“I look at him – at his fair hair and light eyes…and thought, you are so foreign”. Here is the realization of a bright young man who finds himself at the crossroads of cultures as he strides to find his identity. The Reluctant Fundamentalist by Mohsin Hamid is a novel that has captured the attention of its readers as the book sought straight to best sellers lists in 2007. The books unique conversational style and friendly tone allows its readers to follow Hamid as he constructs the life of the young Changez. In the months following the events of September 11 2001, hostility against “middle eastern” persons grew dramatically. As an author of Pakistani heritage, Hamid uses his character Changez to confront issues of American coulter, its business, elite, political, and its popular culture. All the while viewing these areas through the bright eyes of the young Changez who must confront where he feels called a life in either the troublesome American culture or his native Pakistan where he is needed more than ever. To understand how the bright Princeton graduate becomes a bearded extremist we must explore the message of cultural conflict in the novel, how Hamid uses his characters in the novel to illustrate these conflicts and finally how Hamid incorporates both Changez Pakistani culture and American culture into the novel.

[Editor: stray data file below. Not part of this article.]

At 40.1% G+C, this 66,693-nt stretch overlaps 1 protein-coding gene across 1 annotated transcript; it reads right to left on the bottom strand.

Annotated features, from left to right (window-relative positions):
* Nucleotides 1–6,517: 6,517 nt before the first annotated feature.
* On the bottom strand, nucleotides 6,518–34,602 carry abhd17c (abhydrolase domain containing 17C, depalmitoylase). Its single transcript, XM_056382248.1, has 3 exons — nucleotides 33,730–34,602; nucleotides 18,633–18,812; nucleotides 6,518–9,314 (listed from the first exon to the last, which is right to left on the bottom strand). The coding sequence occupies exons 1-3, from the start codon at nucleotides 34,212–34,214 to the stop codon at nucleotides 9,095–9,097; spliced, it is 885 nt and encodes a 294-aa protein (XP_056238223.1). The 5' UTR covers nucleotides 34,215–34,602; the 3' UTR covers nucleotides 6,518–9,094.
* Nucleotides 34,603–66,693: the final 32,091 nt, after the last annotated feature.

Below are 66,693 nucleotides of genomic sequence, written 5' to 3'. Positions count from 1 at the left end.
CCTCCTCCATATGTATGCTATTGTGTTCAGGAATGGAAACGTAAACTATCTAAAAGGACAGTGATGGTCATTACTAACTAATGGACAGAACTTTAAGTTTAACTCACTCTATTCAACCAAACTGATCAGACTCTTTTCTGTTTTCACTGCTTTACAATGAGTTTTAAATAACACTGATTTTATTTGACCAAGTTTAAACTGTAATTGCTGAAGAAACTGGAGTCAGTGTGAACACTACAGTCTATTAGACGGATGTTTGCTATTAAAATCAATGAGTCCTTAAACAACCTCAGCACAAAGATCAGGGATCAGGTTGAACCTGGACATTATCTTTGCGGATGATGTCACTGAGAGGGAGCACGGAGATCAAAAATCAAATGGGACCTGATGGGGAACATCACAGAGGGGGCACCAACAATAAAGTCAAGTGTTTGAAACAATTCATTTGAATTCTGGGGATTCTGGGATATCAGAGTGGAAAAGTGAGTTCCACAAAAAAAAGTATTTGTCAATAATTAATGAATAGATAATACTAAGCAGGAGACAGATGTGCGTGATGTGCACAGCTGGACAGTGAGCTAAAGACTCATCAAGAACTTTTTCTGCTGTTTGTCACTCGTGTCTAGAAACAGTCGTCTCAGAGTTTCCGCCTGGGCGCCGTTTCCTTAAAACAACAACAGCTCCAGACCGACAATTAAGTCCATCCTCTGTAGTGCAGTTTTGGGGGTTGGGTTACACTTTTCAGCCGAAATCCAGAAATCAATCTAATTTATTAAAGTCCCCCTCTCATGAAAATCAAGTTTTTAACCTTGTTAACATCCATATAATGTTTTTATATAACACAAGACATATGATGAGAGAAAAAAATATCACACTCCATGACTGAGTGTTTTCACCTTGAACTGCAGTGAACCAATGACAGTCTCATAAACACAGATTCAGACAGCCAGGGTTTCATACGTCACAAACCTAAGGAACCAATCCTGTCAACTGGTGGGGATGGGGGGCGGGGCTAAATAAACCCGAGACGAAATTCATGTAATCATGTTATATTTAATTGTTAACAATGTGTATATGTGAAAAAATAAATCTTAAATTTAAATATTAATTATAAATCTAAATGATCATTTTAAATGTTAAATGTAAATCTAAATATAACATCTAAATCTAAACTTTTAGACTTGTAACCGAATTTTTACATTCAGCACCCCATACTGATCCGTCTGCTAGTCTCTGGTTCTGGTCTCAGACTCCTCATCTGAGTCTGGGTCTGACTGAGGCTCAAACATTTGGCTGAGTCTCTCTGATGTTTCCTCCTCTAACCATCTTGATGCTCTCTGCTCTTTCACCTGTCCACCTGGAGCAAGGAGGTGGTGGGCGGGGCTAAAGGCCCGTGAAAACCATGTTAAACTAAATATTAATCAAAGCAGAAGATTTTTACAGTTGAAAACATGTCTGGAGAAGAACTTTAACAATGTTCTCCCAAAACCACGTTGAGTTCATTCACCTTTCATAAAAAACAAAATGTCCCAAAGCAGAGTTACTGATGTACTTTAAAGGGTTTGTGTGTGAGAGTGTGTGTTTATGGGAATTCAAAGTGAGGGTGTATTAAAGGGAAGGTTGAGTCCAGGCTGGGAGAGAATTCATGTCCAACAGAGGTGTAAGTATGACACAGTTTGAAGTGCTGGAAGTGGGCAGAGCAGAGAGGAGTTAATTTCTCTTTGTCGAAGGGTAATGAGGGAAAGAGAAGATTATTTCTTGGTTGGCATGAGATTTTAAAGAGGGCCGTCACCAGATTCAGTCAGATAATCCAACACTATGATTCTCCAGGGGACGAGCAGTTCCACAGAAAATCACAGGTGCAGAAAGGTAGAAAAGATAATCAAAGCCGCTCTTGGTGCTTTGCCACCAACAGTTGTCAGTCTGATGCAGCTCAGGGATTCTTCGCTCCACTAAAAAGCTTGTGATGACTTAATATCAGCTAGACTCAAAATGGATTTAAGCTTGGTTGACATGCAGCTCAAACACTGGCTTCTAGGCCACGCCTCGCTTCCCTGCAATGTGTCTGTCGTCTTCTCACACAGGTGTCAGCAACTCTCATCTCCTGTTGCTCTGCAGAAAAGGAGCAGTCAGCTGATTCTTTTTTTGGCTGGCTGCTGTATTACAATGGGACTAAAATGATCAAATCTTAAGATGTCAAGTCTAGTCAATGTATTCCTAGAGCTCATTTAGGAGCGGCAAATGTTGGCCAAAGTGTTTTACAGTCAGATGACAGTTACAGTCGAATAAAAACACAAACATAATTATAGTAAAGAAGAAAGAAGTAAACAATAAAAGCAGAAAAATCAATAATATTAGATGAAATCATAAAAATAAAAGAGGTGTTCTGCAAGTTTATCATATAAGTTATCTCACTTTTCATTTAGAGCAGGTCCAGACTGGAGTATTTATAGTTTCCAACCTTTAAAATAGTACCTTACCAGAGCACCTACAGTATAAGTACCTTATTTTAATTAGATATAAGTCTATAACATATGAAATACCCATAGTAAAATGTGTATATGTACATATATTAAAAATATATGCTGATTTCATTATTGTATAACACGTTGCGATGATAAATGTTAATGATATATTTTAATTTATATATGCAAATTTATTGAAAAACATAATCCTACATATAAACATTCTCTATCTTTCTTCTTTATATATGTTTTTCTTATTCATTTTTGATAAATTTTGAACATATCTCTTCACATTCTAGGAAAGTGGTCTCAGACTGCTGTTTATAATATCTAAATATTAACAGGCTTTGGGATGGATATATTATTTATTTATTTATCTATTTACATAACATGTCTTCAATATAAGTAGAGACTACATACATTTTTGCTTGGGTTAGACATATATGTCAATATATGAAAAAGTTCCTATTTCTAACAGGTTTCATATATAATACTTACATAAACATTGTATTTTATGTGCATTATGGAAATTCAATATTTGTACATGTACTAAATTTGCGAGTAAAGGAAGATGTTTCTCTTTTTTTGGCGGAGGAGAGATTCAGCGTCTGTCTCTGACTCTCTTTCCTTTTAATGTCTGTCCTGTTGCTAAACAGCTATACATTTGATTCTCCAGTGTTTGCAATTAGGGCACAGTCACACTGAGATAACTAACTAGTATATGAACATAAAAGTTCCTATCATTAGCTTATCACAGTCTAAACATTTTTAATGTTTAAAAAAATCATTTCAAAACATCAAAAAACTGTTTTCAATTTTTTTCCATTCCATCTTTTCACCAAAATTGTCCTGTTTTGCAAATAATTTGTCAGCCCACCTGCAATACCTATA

In order to begin to understand Hamid’s the message of the Reluctant Fundamentalist, the author’s thesis must first be explored. As an author of Pakistani heritage, Hamid uses his characters, centrally Changez, to confront issues within American culture, its cutthroat business culture as seen at Underwood, the hubris of elite culture, the political culture of American exceptionalism, and the self-indulging American popular culture. All the while viewing these areas through the bright eyes of the young Changez who must confront where he feels called a life either in the troublesome American culture or in his native Pakistan where he is needed more than ever. While at the same time facing the quickly rising American xyz toward anyone they associated with the events of September 11. While facing these issues Changez is ultimately facing his own identity struggle, should he cash after becoming an American, if ever achievable, or hold strong to his Pakistani identity. Central to how Hamid confronts these issues is the way in which the novel constructs its message.
The method in which Hamid constructs and conveys his message is what sets the Reluctant Fundamentalist apart from the run-of-the-mill post-911 books and unlike traditional books of the social sciences, history or political science, in the Reluctant Fundamentalist Hamid uses Changez to form style. The novel use of a conversational narrative style makes it incredibly unique and unlike any other story, I have ever read. Central to understanding the author's thesis is recognizing his use of this unique conversational style structure used in the novel.
The novel flows smoothly by...